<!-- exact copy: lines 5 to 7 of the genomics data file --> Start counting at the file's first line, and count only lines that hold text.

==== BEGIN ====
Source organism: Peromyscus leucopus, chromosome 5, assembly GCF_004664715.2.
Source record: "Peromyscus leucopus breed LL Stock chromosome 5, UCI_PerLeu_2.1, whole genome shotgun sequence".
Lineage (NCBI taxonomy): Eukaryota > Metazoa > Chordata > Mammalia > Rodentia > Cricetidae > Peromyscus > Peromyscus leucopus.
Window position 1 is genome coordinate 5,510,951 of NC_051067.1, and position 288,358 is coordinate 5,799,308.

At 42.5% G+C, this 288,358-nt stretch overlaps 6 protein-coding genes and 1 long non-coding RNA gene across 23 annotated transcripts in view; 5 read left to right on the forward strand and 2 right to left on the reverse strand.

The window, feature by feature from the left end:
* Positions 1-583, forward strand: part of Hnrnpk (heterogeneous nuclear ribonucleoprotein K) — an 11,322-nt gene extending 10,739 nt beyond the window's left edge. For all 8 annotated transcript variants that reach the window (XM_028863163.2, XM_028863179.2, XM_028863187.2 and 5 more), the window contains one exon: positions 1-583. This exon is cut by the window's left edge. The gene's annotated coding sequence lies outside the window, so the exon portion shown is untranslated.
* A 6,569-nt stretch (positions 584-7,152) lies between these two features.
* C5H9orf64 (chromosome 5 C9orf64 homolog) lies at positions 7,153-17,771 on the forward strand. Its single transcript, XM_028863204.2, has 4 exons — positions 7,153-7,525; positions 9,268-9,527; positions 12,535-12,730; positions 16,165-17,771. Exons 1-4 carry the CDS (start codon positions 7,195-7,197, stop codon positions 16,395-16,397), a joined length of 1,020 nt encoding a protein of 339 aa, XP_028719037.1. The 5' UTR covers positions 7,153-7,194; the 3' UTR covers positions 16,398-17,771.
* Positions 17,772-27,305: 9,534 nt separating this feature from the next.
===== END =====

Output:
At 42.5% G+C, this 288,358-nt stretch overlaps 6 protein-coding genes and 1 long non-coding RNA gene across 23 annotated transcripts in view; 5 read left to right on the forward strand and 2 right to left on the reverse strand.

The window, feature by feature from the left end:
* Positions 1-583, forward strand: part of Hnrnpk (heterogeneous nuclear ribonucleoprotein K) — an 11,322-nt gene extending 10,739 nt beyond the window's left edge. For all 8 annotated transcript variants that reach the window (XM_028863163.2, XM_028863179.2, XM_028863187.2 and 5 more), the window contains one exon: positions 1-583. This exon is cut by the window's left edge. The gene's annotated coding sequence lies outside the window, so the exon portion shown is untranslated.